A bus driver with 35 years' experience thought a motorbike rider had already passed him when he turned into a road and killed him.

Clive Randall, 58, saw Paul Lyall coming in the opposite direction along Furzehill Road, Borehamwood.

But, St Albans crown court heard today that he told the police he was looking up the road for cars when he struck 42-year-old Mr Lyall in a momentary lapse of judgement.

Prosecutor Alex Krikler said Mr Lyall, a married father-of-two, was riding a silver Yamaha 125cc motorcycle at 10.30pm on March 28 last year.

Mr Randall was driving a Metroline double decker on route 107 along Furzehill Road. He was travelling at 17 miles per hour in the 30mph zone when he turned right into Ashley Drive and hit Mr Lyall, who was travelling in the opposite direction along Furzehill Road.

Mr Lyall, who had been a decorator, had his head light on and was not exceeding the speed limit.

Members of the public and the bus driver went to his aid. An ambulance crew and an accident and emergency consultant arrived, but he was pronounced dead at the scene from major traumatic injuries.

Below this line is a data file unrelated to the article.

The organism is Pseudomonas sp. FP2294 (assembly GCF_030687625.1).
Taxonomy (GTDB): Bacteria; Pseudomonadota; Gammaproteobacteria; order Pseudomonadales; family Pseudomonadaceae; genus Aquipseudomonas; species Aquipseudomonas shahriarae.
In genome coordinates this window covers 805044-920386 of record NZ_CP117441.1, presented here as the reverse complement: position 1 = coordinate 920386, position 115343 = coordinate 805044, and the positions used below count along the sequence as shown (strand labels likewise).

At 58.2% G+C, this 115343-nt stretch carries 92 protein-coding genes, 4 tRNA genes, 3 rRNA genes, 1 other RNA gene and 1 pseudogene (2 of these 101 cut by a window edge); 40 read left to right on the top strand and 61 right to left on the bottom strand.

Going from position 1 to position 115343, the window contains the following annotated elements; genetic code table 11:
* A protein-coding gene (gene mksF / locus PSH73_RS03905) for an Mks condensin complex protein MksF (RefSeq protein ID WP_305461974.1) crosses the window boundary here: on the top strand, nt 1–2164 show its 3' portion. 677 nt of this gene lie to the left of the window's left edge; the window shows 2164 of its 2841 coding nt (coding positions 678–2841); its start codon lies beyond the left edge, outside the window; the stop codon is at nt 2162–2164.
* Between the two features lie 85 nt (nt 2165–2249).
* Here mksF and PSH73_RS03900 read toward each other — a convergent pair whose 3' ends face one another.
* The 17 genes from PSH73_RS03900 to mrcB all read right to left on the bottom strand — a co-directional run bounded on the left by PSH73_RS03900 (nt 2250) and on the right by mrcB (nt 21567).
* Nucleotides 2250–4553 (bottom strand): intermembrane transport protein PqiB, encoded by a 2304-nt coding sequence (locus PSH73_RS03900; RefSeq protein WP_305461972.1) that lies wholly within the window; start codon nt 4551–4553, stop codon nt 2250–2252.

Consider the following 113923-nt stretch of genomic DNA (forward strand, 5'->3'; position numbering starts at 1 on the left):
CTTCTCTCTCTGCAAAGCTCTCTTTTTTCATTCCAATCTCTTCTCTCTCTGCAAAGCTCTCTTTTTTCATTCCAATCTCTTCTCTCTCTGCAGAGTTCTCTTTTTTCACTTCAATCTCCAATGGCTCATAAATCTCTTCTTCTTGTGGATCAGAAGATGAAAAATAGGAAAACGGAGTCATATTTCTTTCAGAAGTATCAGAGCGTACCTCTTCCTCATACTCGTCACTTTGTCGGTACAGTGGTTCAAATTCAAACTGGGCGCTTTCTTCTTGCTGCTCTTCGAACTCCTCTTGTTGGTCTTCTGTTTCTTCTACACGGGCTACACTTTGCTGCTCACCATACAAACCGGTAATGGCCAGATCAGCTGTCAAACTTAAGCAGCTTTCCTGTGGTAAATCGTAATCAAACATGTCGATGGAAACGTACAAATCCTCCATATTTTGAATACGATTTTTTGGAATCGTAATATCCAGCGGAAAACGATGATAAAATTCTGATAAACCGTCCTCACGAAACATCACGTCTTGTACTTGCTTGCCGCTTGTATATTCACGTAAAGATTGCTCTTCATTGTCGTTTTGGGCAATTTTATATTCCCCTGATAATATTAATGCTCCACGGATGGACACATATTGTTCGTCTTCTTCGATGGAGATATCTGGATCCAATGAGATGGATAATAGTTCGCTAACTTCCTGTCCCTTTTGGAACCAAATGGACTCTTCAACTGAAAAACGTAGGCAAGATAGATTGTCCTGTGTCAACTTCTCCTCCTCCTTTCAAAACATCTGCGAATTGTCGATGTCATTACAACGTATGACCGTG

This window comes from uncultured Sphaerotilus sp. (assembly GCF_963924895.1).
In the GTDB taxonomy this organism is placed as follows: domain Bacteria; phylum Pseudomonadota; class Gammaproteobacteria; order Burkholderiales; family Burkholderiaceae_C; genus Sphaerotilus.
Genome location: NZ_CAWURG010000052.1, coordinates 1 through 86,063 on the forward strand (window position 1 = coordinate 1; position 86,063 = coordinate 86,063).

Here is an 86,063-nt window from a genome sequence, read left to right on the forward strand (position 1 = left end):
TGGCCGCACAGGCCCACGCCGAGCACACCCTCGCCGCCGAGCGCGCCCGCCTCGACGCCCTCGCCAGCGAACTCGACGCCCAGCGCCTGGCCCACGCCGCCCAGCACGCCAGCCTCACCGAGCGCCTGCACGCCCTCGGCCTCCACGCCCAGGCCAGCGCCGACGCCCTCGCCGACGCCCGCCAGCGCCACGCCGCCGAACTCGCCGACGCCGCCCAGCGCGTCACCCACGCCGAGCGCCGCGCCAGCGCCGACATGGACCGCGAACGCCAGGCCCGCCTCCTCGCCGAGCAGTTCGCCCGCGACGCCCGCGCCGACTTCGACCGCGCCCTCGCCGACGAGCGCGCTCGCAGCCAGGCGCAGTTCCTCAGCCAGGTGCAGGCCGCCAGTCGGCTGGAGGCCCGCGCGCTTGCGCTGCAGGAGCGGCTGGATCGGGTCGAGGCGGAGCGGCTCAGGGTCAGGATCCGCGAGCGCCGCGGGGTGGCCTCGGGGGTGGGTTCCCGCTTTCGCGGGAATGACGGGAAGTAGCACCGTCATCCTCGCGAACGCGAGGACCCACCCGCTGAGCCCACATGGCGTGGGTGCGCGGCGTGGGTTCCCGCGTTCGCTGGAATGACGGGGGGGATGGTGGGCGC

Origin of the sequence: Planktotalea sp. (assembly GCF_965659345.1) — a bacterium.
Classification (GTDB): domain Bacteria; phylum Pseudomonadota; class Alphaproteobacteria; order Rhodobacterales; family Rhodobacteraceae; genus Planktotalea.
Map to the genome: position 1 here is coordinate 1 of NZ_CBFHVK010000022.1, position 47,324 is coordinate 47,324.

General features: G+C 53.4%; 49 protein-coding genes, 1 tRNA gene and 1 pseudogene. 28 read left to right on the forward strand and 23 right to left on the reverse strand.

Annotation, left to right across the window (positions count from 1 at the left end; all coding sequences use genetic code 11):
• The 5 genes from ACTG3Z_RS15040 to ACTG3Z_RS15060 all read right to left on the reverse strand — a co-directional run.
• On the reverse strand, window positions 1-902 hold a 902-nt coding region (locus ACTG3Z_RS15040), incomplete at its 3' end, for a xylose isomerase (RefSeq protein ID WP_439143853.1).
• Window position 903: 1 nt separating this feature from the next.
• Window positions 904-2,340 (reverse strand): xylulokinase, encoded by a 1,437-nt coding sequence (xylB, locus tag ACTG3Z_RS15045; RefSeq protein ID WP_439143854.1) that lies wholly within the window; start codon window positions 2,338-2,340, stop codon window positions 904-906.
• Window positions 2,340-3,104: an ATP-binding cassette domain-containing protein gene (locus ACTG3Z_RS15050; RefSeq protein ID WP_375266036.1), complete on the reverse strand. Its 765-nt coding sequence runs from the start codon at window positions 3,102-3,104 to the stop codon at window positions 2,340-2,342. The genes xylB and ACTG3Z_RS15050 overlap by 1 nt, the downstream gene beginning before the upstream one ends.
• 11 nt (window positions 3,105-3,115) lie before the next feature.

The bus driver told the police: "I was just turning then all of a sudden there was a bang on the windscreen. I thought he had passed."

In a victim impact statement, Mr Lyall's wife said she and their two children had been devastated by his death. Her son was scared of getting on a bus to go to school because that was the kind of vehicle that had killed his father.

She described her husband as a "funny, loving, caring and proud man."

Randall, of Vale Avenue, Borehamwood, pleaded guilty to causing death by careless driving. He had no previous convictions.

Matthew Gower, defending, said: "Mr Randall wants to pass on his utter regret and sympathy to Mrs Lyall and her family."

He said the football referee, who volunteers with the Sea Scouts, had led a blameless life. He has lost his driving job and now works for John Lewis.

Since the accident, his wife had described him as being a "recluse and a zombie" and he had been referred for psychiatric help.

Judge Andrew Bright said: "It is a tragedy of the highest order. Paul Lyall was in his early 40s with a devoted wife and was a father of two young children."

He told the bus driver: "You made a dreadful error of judgement that cost Mr Lyall his life."

But Judge Bright said there was no point in locking Randall up for a few weeks and passed a two-year community order with 200 hours' unpaid work. He must pay £500 costs and is banned from driving for two years.